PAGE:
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Credit: Yinka Shonibare

“Inspiring beyond imagination”: art education project, The World Reimagined

The World Reimagined is set to be one of the largest art education projects for racial justice the UK has ever seen. Commissioned artists are bringing to life the reality and impact of the Transatlantic Trade in Enslaved Africans through trails of large globe sculptures, aiming to stimulate dialogue, raise consciousness and create social change. Here, we take a closer look and speak to local commissioned artist Michele Curtis about her inspiration, creation and hopes for the next generation…

This month, The World Reimagined – a ground-breaking, vibrant art education project that aims to transform how we understand the Transatlantic Trade in Enslaved Africans and its impact on all of us – will launch trails of large globe sculptures across seven cities across the UK including Bristol, Birmingham, Leeds, Leicester, Liverpool City Region, London and Swansea.

From 13 August – 31 October, 103 sculptures will bring to life the reality and impact of the Transatlantic Trade, inviting the public to engage with the dialogue and actions of making racial justice a reality. Organisers hope to inspire and galvanise communities to better understand what it means to be Black and British.

Each trail will consist of 10 globes. The artists’ creations will respond to nine themes that make up the project’s Journey of Discovery. The themes range from ‘Mother Africa’ and ‘The Reality of Being Enslaved’ to ‘Still We Rise’ and ‘Expanding Soul’. The tenth globe will be designed by an artist in collaboration with community groups.

The trails are being delivered in partnership with global public art producers, Wild in Art, who have a proven track record of creating world-class events which entertain, enrich and inform. Their previous work includes the London 2012 Olympic and Paralympic mascot trail, the award-winning Bee in the City in Manchester, and Rockets around Leicester.

Above: Bristol-based artist, illustrator and graphic designer Michele Curtis

Across the UK, alongside the official presenting partner SKY and supporter Bloomberg, Kick It Out is the UK trail map partner. Local businesses have also supported as globe partners in Bristol including: Natracare, GE, Osborne Clarke, University of Bristol, UWE Bristol, Bristol City Centre BID and Broadmead BID. The World Reimagined has been awarded grants by Arts Council England, the Heritage Lottery Fund, the Portal Trust, the Paul Hamlyn Foundation and The City of London Neighbourhood Fund. To complement the globe trails, an accompanying learning programme will link artists and young people through resources which encourage a creative and critical exploration of our shared history in order to help build a more equitable future.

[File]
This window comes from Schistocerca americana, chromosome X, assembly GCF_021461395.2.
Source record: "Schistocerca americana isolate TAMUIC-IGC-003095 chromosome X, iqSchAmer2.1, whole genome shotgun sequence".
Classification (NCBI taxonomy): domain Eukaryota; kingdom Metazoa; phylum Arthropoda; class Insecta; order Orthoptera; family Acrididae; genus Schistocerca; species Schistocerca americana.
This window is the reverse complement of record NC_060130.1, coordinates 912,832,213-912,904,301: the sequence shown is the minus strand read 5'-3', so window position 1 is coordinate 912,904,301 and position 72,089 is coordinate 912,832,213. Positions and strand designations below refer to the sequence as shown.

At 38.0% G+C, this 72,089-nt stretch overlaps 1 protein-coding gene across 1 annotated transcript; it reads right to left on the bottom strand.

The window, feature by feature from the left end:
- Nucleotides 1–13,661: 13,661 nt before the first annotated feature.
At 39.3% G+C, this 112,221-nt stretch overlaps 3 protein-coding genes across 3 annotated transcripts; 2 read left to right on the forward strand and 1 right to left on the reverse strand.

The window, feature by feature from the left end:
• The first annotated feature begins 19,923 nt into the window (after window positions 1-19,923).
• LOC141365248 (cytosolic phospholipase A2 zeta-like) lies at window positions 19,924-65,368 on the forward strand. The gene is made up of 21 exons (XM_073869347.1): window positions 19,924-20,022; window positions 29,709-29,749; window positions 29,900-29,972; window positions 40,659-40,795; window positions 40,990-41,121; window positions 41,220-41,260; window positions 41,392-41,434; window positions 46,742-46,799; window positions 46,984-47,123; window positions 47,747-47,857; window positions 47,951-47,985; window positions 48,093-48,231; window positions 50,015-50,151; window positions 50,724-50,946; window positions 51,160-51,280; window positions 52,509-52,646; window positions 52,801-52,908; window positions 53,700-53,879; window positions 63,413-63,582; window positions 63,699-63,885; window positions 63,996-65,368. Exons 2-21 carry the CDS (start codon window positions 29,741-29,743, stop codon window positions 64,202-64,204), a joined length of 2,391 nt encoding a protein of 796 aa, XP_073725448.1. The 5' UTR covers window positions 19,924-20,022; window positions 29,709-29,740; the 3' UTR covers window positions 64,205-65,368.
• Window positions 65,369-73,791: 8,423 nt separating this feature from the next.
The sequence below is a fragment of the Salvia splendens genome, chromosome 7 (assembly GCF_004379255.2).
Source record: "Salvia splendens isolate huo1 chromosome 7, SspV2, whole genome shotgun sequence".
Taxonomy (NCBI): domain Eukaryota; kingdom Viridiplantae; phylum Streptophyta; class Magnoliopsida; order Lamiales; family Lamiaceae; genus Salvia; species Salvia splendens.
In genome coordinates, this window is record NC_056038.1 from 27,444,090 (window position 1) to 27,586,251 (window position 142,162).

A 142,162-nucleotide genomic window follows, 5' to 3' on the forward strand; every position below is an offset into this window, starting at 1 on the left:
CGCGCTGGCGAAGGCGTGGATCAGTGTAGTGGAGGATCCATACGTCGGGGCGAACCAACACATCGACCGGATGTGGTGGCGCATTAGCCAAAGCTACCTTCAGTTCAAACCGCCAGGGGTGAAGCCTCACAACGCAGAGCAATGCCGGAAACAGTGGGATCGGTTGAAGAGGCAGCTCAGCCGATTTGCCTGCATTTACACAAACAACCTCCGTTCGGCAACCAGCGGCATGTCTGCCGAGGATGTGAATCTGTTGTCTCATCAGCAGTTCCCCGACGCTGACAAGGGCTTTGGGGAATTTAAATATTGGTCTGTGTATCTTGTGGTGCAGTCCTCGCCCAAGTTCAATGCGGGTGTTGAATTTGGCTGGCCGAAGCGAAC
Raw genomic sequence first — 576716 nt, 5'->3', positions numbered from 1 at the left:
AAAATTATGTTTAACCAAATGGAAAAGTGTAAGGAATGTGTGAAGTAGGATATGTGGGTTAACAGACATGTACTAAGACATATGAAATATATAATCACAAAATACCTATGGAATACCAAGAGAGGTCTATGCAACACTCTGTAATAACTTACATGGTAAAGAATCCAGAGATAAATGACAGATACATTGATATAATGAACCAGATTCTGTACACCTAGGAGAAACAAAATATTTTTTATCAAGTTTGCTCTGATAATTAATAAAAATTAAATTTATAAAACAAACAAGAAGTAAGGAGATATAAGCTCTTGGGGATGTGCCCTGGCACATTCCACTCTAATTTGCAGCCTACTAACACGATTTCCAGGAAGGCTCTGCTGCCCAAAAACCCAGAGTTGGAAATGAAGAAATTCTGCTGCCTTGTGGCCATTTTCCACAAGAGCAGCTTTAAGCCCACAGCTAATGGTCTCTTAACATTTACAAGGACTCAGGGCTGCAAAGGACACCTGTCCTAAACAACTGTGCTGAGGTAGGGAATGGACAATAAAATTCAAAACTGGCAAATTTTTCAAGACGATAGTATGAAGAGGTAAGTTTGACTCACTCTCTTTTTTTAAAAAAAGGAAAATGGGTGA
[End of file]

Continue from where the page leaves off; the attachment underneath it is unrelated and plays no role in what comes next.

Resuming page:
Ashley Shaw Scott Adjaye, Artistic Director of The World Reimagined said: “Art has the unique ability to invite dialogue for us to collectively process, participate and reflect. Artists remind us of who we are and help us to imagine who we can be. I am excited for the country to engage with these globes and am deeply grateful to have such incredibly talented, open, and thoughtful artists involved.

They offer us multivariate angles from which to understand the Transatlantic Trade of Enslaved Africans, and its legacies. I hope the power of this project will contribute to an equitable and inclusive pathway forward.”

Ahead of the launch, we spoke to local artist, illustrator and graphic designer Michele Curtis, who is one of the nine artists to be commissioned for the Bristol trail. Michele is the founder and executive director of Iconic Black Britons, an organisation which aims to increase engagement in the arts particularly for marginalised groups. In 2015, Michele held The Seven Saints of St Pauls’ exhibition. Overwhelmed by the enthusiastic response of those in attendance, she quickly realised more needed to be done. Two years later, what started as a one-off exhibition has become a creative movement that is changing the very landscape of Bristol and improving the city’s social and cultural health. There are now seven large-scale murals and an accompanying heritage tour and mobile app to help people learn about the rich history of the St Pauls’ Carnival and the contributions made by the Windrush Generation.

Tell us about your connection to Bristol and your previous work and exhibitions in the city…
I’m a proper Bristolian. My family is now five generations deep in the city, beginning with my grandad who invested in properties in St. Pauls in the 1950s. My connection to Bristol is what inspired my Iconic Black Bristolians exhibitions and the Seven Saints of St. Pauls creative placemaking project. With the lack of monuments and lack of accessible information regarding the achievements and contributions of the African Caribbean community in the city, I was inspired by the intangible cultural aspects of our history and wanted to showcase the community through exhibitions, murals and the Seven Saints of St. Pauls mobile app.